When I was back home last September helping mom go through stuff and pack to move out I discovered these old goodies that she didn't want.
Of course I wasn't going to let her put them in the yard sale! I volunteered to take them off her hands for the following reasons (not in any particular order):
- My obsession with ephemera
- There's history in them there books
- They were grandma Hazels
Actually only two of them have her name on them. The other one has the name "Mrs Ethelyn Bee" stamped on it. I had never heard that name before, but I discovered that she is grandma Hazel's first cousin once removed. I found some photos and newspaper articles on her FamilySearch profile. Poor woman died in an automobile accident.
The Relief Society Magazine is an excellent genealogy and family history resource. Many issues are filled with photographs, true pioneer stories, and other events your ancestor may have been involved with.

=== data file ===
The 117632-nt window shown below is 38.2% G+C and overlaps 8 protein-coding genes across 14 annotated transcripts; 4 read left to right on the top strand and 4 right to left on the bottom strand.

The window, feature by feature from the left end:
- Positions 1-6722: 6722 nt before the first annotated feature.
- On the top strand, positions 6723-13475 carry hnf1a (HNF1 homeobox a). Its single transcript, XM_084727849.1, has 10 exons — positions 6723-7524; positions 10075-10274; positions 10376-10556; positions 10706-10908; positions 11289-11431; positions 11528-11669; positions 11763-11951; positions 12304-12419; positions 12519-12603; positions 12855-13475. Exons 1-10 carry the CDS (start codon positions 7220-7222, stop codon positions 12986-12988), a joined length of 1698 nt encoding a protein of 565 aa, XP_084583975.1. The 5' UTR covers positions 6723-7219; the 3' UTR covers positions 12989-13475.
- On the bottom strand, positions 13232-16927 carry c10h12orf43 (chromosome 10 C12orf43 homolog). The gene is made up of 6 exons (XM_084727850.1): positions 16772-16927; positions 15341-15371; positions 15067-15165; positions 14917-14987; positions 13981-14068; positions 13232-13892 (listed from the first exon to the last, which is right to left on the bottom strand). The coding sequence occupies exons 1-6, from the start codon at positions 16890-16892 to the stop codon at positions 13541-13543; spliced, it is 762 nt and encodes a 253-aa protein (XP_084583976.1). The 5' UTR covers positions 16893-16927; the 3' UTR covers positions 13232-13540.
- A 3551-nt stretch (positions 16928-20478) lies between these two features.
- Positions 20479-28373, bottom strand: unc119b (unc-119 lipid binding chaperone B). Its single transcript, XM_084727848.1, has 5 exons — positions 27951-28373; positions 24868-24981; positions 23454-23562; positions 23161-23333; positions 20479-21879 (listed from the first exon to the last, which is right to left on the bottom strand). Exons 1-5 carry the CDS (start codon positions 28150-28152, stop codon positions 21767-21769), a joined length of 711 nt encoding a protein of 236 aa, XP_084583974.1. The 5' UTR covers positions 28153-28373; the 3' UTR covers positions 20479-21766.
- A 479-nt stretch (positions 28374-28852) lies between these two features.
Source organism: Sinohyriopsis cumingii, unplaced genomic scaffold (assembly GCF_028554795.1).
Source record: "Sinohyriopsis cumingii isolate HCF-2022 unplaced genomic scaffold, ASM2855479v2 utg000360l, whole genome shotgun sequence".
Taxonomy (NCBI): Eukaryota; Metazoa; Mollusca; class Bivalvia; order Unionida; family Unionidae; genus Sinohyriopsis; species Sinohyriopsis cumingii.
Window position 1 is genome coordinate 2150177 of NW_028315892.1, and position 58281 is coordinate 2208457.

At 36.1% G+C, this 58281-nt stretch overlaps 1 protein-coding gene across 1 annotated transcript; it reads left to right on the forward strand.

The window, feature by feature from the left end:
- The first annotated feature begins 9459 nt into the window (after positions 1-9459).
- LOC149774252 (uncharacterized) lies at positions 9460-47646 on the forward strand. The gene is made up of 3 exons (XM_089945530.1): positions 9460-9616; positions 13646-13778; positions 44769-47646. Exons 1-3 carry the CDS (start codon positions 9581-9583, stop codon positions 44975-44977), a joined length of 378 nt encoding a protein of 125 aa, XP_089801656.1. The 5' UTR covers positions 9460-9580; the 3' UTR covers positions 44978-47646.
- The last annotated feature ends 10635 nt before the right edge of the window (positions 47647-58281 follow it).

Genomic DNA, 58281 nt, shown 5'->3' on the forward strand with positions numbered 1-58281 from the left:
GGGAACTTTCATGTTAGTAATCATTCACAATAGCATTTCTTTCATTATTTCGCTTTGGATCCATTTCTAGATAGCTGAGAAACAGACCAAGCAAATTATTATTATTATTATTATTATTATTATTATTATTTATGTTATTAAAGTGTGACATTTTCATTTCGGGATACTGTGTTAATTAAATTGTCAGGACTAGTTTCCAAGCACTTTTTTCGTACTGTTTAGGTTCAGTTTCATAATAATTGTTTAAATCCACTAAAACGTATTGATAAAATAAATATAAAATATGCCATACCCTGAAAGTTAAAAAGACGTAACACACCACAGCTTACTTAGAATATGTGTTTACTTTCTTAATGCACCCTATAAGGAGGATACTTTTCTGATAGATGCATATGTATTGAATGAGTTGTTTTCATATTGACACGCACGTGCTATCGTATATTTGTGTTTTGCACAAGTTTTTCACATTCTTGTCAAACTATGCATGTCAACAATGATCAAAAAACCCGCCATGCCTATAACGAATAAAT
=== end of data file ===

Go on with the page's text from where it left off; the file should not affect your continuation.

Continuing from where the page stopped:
For example, there is a section called "Notes From the Field" and this particular photo is in the June 1942 issue:
If you have ancestors that were in the Relief Society, or are just interested, you can read digital copies of some of the Relief Society Magazine issues on the BYU library website.
I have been busy scanning old issues and with my addiction to Geni, you know I had to create a project.
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The other one is called Young•Woman's Journal and it belonged to Vera Madsen who is a cousin of grandma Hazel. There are a few issues of these at Hathi Trust Digital Library.
I'm sure that these magazines were among the ephemera that grandma Hazel kept. And I'm quite sure that's where my obsession for ephemera gene came from.